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What is this business about expanding with heat and contracting with cold? Does anybody know?

Have any of you ever listened to the furnace at home, after it has finished running its' cycle? Hear it make sort of a ticking noise? What about when it first comes on and begins to heat? Ever hear it then? What causes those noises? Could it be the expansion and the contraction of the metal parts of the furnace?

We have some metal washers that are made of different materials. Some are steel, some are copper, and some are iron. Look at what a close fit they are when we drop them into this bottle. They just barely fit through the opening.

Now for the surprise. Or maybe it won't surprise anybody. Your most esteemed instructor will hold a washer (using pliers) over the flame and get it very hot, then put it into the bottle. HAH! Won't fit! Why not? Try one of another metal. It won't fit, either. And the next washer, of still another metal. Nope! Why won't they fit through the opening of the bottle?

Could it really be true? Does metal really get bigger when it is heated?

If we could get it hot enough, it would melt, and we could pour it in! We should find out just how hot each of these metals has to be in order to melt. Of course, we could not get any of them hot enough to melt. Unless we had a washer made of lead. Lead has a very low melting point--we learned that in another project, didn't we?

Well, we have to get those washers into that bottle. Maybe if we put them on ice for a little while, they would cool, and then fit through that bottle opening.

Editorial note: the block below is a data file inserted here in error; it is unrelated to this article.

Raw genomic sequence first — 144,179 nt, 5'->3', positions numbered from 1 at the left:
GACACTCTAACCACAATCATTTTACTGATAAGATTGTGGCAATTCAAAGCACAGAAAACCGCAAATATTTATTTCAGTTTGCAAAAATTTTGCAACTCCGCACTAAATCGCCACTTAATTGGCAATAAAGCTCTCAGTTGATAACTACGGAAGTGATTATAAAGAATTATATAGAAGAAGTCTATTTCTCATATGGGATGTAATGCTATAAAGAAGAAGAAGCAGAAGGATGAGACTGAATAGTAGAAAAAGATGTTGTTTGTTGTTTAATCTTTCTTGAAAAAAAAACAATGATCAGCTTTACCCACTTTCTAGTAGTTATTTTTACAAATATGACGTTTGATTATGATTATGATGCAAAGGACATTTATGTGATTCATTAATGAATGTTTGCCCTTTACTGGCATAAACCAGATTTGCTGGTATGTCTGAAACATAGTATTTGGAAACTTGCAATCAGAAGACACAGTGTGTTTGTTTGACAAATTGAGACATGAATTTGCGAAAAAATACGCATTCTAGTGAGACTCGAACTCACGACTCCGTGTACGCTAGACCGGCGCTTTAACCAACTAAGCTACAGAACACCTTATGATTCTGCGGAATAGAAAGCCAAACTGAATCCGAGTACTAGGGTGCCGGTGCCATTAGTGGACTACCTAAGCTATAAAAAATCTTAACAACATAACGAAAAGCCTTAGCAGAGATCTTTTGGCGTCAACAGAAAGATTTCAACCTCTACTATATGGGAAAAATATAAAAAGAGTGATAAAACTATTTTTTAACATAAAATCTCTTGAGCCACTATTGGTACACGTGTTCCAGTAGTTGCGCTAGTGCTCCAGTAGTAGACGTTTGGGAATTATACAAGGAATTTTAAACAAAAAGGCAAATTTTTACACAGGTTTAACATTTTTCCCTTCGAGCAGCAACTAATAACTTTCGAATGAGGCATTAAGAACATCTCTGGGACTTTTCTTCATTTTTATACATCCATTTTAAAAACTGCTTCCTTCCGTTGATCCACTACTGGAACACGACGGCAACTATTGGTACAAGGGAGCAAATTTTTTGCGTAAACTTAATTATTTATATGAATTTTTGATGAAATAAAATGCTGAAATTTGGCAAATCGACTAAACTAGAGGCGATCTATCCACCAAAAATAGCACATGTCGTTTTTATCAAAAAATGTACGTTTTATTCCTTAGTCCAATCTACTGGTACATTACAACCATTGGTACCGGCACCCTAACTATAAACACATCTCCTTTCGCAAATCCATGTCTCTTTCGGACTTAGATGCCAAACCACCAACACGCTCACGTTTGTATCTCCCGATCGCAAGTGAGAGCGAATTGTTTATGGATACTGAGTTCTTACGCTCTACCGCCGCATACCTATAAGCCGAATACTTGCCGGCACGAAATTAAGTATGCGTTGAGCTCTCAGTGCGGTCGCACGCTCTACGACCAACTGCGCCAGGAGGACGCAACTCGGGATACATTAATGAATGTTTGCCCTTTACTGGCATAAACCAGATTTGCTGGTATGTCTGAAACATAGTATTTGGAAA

Let's try it.

Do you suppose...? No--couldn't be. That's too far out.

Well, let's talk about it anyway. After all, if scientists weren't curious about all things, they wouldn't be able to find out anything.

Do you suppose that big things, like steel bridges, railroad tracks, and concrete roads, have provisions for expansion and contraction? Do you suppose that those nice cracks in the sidewalks, and in roads, were put there so the slabs of concrete could expand when they got hot? Could it be that if they didn't have those grooves, and they got hot from the sun, that they would expand anyway, and break?

Do you suppose that steel bridges, and the rails on which the trains run, would buckle if the sun heated them and they expanded? Is that why train rails have gaps between the sections of rail where one section begins and the other ends? Is that why steel bridges have things that look like joints?

Has anybody ever watched a large building get started? They get a huge crane, and they put up the big steel beams. If you look closely at the beams, where they come together, it almost looks as though they don't quite fit. The reason for that is probably to give them room to expand and contract without breaking. Wow!

Cars. How about cars? The reason cars have radiators and water running about inside the engine is to keep the moving parts from getting too hot. If it gets that hot in there, it must get hot enough that the metals would expand. All those parts have to work together, but if they all touched, and then got hot and expanded, it seems that things would break. Having asked an expert, I have learned that they are put together with a little "clearance" (that means extra space), so the parts have room to expand. The clearance isn't too much, because when the car is cold, the parts would rattle before they were hot enough to expand. It must be difficult to build things so carefully.

If it snowed, and the concrete, the rails, or the steel bridges, got really cold, and they contracted (got a little smaller), do you think they would break?

That would be terrible! It is a good thing that science taught the building engineers about expansion and contraction.

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